Feedback is ubiquitous in the brain. The brain is not just massively parallel [Hack #52], it is also massively interconnected- an awesomely complex cybernetic system.

Continue reading “Hack #102 : Alter Input With Expectations”

Ghosts in the machine

Controversy has erupted over Michael Persinger’s findings that applying weak complex magnetic fields over the temporal lobes can induce unusual experiences, particularly the experience ‘sensing a presence’ in the room, which Persinger has linked to religious belief and spiritual experience.

This work was part of a larger project in which Persinger and his colleagues have reported strong links between temporal lobe disturbance and anomalous beliefs and experiences throughout the population.

However, a group of Swedish neuroscientists led by Pehr Granqvist have reported that they’ve failed to replicate Persinger’s results with magnetic stimulation when they used a double blind approach to running their experiments (where neither the experimentor nor the participant knows whether they are getting magnetic stimulation).

Persinger has replied by stating that the Swedish study was not an accurate replication.

Link to story on

Online neuroscience tutorial

The second part of a three part neuroscience tutorial has just been published on While the first part covered the basic physiology of the neuron and how signals are generated and propogate within them, the second part deals with how signals are passed between neurons, over the synapse.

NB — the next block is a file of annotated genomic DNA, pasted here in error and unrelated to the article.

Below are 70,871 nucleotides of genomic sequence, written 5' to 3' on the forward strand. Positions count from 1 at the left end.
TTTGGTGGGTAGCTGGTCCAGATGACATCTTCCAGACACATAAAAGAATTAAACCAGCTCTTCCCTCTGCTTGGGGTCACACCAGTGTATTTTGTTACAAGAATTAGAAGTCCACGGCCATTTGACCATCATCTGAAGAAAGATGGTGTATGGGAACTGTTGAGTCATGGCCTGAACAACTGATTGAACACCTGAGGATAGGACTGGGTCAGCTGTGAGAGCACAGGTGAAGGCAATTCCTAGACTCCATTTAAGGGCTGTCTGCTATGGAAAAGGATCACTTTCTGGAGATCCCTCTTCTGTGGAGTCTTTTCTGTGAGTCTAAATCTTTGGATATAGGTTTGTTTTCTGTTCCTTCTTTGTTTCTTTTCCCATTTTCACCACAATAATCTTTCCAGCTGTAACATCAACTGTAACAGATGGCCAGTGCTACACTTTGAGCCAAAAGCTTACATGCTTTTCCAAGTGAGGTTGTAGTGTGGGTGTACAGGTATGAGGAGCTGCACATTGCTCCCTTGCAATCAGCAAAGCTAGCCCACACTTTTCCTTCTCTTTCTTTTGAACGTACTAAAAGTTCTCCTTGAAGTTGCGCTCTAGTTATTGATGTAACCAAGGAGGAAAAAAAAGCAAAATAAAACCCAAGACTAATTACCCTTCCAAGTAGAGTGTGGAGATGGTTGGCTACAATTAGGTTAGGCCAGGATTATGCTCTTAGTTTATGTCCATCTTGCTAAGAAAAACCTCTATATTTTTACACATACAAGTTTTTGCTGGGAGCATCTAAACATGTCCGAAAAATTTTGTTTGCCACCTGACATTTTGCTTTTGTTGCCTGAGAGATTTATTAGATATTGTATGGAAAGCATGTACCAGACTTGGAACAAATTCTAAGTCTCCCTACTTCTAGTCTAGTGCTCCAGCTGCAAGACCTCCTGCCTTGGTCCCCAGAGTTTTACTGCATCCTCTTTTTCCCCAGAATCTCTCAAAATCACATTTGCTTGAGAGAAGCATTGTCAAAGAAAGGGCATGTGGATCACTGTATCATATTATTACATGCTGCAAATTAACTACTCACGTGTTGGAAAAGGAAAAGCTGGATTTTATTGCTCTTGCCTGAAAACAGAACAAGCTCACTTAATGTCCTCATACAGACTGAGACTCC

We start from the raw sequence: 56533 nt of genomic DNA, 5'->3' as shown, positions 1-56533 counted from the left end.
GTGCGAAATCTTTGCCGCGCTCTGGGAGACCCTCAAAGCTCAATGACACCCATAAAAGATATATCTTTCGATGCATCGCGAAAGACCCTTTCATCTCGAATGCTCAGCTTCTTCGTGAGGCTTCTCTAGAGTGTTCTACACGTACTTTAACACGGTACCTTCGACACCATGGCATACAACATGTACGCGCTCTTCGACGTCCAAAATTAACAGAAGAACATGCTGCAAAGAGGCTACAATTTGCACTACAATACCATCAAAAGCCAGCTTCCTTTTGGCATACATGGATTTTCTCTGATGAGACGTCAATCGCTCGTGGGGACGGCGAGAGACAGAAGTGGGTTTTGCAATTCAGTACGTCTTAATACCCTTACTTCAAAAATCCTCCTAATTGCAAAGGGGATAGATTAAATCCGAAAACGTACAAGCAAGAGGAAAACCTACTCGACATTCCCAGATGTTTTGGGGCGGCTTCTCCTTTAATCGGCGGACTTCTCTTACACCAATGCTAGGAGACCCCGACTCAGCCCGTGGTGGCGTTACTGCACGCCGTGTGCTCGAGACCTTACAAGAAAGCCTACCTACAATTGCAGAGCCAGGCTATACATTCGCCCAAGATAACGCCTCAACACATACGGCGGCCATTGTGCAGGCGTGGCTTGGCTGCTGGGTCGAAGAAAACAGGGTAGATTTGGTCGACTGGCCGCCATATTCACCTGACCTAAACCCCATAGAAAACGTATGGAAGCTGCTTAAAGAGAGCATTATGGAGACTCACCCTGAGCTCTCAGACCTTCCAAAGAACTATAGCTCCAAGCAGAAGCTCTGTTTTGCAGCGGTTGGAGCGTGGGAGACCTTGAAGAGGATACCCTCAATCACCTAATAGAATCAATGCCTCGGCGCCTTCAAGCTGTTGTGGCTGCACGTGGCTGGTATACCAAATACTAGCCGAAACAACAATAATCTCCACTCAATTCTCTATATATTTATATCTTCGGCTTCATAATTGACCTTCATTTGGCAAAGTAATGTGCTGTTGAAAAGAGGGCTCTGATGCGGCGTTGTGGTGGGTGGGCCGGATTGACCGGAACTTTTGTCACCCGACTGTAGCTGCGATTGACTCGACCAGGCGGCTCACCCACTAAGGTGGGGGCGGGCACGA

The synapse is the principal part of the neuron where neurotransmitters are released. Because of this, it is where most psychoactive drugs have their effect, which often work by mimicking or altering the normal function of neurotransmitters as they communicate signals throughout the brain and other parts of the nervous system.

Left-handers survive best in violent societies

A study investigating the number of left-handed people in tribal societies has found that the more violent the society, the higher the number of left-handers in the population. The researchers speculate that this is due to left-handers having an advantage in hand-to-hand combat, as shown by the higher number of left-handed champions in sports like boxing and fencing.

Some researchers have linked left-handedness to neurobiological stress during the early stages of brain development, so it has been a puzzle why left-handedness remains a common trait in the population, when this sort of biological stress has been linked to other, less advantageous traits, such as higher rates of nervous system and immune system disorders.

The advantage in combat may be one way (among, potentially, many others, including better non-verbal intelligence) in which left-handers have an edge on their right-handed peers.

Link to story on


dinosaur.png “So, I’m not really comfortable with the fact that my mind is actually something physical.” — at Daily Dinosaur Comics [via]. Hey that freaks me out too, knowing that the thought “that freaks me out,” is not just accompanied by but actually is some kind of arrangement of the actual physical stuff in my head, which represents (in this context) “that freaks me out.”

There’s a lot to say here, on the philosophical aspects, but I refuse to be drawn into discussion on the nature of representation, emergence, and where “self” is stored by a cartoon T. Rex stomping on a house. Forgive me.